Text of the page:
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Stocks plunge after Fed cuts rates for first time since 2008—here's what experts are saying

Six Wall Street strategists on what the Fed's rate cut means for markets

It's a Fed frenzy on Wall Street.

Stocks plunged after the Federal Reserve decided to slash its benchmark interest rate by a quarter point, a highly anticipated decision seen by many as an "insurance cut" to hedge against hawkish U.S. trade policy and slowing global growth.

Some market watchers say it's a turning point, one that could alter the layout of U.S. and global markets moving forward.

Here's what six experts had to say as Fed Chairman Jerome Powell's press conference got underway:

Josh Brown, CEO of Ritholtz Wealth Management, told investors to "relax," referencing a moment over two decades ago that reminded him of this one:

"From a market perspective, an investing perspective, … the first thing I looked at when [the Dow Jones Industrial Average] triggered down 400 and change? I looked at the stocks that had big beats on earnings last week, and I wanted to see if those gaps would hold, and they did. The big companies that had a lot of good results, you didn't see selling there. So, it was an index thing, it wasn't an investor thing. … It's algorithm. That's OK. We've come to expect that. That's 90% of trading now. … 100% [I would be a buyer on weakness], because [Powell]'s saying two things: he's saying it's midcycle, it could be one-and-done, but then maybe it's not. That's what he should say. I'm not a fan of the press conference anyway. I think it's unnecessary. He says one remark that he didn't say last time and then we pin him down to that until the next meeting. So, I wish they weren't doing it. In my day, we had a briefcase with papers falling out of it and we loved it. It was good enough. So, in this case, he's saying both things, and that's what he should do. ... If you're going to be data dependent, we don't have data in October yet, so why should he telegraph what he will do? He's saying what he could do. Perfectly rational. And the one last thing I want to point out: there's precedent for this. We've talked about it on this show in recent weeks. In 1995, they had to give back what they took away in '94. [Former Fed Chairman Alan] Greenspan shocked the bond market in '94. The S&P [500] did a quick 18% swan-dive, totally unprepared for this overnight hike. And then, in mid-'95, right around a period like this in the summer, they had to give it back. And you know what? We had four more years of economic expansion, four-and-a-half more years of a bull market for stocks. And so why does he have to tell you what he's going to do in December? Let's see what's going on. Maybe the missiles are in the air in trade terms, or maybe we've resolved it. Why do we have to have the answer today? Everyone needs to relax. Buy your favorite name."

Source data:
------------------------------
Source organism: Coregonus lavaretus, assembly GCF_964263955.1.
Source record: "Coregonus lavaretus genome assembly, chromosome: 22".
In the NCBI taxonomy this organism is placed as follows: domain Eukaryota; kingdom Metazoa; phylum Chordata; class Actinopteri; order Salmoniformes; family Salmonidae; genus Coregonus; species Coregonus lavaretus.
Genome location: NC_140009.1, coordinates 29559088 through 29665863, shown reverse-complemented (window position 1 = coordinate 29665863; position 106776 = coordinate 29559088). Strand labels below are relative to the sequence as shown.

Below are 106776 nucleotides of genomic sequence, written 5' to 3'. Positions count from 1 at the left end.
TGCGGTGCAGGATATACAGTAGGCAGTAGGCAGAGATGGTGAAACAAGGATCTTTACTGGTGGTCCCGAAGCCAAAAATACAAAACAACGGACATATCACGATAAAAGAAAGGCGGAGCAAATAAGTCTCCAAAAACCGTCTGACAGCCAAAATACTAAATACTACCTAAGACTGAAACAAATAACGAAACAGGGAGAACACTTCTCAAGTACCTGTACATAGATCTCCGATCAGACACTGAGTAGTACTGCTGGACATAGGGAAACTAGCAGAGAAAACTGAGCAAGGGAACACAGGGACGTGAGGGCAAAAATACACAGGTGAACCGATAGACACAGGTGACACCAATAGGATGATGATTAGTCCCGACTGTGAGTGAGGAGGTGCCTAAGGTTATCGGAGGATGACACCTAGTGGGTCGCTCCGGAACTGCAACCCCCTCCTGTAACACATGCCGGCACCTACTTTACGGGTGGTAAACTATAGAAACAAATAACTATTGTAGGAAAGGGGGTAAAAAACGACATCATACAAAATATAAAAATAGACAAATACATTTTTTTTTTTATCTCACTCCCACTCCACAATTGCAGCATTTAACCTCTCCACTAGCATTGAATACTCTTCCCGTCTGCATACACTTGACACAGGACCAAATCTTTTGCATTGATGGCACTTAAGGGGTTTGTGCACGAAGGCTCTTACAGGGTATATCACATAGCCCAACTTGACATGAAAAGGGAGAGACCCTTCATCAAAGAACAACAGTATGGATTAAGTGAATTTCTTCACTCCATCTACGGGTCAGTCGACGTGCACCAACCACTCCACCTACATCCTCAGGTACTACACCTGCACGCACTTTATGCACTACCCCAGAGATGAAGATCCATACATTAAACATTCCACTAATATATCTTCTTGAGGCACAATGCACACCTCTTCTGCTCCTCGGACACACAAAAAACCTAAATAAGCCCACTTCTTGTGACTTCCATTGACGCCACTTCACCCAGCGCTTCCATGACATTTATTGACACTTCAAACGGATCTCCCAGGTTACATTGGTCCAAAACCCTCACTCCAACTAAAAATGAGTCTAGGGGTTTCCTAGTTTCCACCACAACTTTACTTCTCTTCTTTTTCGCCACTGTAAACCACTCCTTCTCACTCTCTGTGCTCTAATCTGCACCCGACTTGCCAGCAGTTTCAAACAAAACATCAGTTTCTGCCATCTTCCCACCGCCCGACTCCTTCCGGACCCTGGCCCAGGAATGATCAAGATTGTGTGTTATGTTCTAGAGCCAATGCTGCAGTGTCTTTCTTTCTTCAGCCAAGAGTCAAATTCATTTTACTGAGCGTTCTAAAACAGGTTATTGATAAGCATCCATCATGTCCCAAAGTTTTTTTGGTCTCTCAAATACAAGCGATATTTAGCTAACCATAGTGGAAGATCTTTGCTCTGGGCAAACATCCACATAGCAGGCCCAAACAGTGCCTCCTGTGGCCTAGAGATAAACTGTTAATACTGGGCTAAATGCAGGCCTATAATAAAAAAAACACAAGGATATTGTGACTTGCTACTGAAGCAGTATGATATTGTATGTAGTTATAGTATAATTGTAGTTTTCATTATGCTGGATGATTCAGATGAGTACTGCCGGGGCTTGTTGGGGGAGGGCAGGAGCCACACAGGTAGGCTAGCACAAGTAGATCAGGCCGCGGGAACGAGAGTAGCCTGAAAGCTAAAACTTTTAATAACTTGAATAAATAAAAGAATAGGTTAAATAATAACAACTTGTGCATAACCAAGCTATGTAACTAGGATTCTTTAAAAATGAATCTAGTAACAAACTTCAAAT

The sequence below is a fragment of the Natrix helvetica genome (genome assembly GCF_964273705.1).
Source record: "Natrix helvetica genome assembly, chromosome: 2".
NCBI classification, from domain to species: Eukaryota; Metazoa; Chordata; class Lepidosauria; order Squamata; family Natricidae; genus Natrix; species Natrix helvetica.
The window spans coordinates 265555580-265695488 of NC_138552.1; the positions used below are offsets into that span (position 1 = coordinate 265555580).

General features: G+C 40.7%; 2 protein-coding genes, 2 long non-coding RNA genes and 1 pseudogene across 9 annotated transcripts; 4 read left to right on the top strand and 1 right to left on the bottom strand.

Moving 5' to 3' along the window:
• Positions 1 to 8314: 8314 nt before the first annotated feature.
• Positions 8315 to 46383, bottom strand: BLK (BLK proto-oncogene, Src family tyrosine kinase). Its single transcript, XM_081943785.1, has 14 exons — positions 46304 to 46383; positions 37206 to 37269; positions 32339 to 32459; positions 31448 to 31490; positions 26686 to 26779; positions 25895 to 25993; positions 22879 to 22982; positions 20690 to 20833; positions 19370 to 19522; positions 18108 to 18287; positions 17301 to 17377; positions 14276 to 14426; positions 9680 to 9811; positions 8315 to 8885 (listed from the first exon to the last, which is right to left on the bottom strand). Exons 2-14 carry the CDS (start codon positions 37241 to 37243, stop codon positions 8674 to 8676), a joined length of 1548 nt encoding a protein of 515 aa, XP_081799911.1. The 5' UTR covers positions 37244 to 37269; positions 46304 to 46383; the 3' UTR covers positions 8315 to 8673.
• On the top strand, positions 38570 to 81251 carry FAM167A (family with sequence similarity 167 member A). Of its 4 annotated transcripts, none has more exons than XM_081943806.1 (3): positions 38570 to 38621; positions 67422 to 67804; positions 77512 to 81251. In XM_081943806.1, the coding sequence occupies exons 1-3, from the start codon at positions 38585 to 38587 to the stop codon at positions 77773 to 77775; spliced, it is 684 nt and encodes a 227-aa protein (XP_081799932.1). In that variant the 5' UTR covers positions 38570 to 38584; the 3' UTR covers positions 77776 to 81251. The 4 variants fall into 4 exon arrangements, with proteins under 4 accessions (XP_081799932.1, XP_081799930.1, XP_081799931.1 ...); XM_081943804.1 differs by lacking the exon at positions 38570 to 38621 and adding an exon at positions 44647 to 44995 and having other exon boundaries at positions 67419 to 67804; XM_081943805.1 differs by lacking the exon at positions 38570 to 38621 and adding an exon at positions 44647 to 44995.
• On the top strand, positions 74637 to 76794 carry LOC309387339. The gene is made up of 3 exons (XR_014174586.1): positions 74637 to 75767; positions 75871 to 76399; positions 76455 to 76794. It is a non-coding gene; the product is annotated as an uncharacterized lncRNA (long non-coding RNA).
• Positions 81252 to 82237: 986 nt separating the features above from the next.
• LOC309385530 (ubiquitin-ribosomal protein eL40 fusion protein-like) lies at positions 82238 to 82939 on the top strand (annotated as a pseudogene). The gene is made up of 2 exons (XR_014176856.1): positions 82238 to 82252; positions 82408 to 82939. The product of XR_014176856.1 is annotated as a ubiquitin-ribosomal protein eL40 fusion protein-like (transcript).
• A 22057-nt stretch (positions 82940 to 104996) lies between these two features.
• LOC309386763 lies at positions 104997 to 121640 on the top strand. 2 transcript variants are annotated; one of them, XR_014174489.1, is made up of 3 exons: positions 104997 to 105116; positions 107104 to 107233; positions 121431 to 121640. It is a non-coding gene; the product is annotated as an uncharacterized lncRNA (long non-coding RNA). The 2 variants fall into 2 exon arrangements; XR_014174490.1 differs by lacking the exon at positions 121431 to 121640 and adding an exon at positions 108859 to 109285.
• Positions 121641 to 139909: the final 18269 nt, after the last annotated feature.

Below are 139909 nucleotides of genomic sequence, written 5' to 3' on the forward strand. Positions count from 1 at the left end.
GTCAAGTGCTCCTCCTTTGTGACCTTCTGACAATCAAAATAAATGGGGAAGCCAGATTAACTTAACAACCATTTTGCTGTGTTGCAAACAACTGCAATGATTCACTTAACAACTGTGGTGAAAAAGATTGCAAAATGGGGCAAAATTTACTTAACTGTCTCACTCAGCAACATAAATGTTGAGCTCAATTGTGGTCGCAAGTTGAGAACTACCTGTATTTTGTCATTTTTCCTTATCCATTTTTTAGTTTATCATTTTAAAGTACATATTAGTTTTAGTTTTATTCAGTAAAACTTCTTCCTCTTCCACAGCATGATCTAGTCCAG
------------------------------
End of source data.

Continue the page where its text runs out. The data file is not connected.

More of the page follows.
Jefferies chief market strategist David Zervos — who is also chief investment officer of the global macro division of Jefferies Investment Advisors — cut Powell some slack:

"First, the inflation side. I think that's really where Jay [Powell] led us before. He didn't lead us very well today on that, and I think that's a little why the market's reacting the way it is. It needed to hear more about this inflation undershoot, the framework change. He punted on that question. He could have done a much better job of saying, 'Hey, we're doing this because we've missed inflation for so long by so much,' and I think people would have gotten the gist of what he was doing. He didn't do it that well. Hopefully, he'll do that well the next time. He did that well in the semi-annual testimony, and I think Josh [Brown]'s point on the '95 comparison is really important. I think [Fed Vice Chairman Richard] Clarida's in this camp, and most everybody else that's cutting here is in the camp that this is not the start of a recession and a major rate-cutting cycle. It's a take-back: 'Maybe we went a little too far.' They never want to admit mistakes, but maybe we went a little too far and we're doing something. … And I think that's an OK thing to say. He probably just could have articulated that a little bit better. But, look, we've learned something from Jay in the last year or so of watching him: He's not the best articulator. He's not the best communicator. He makes some off-the-cuff remarks that don't work out so well sometimes. So, I think the market is also going to give him a break on that, and they did. And we're back to kind of not down that much."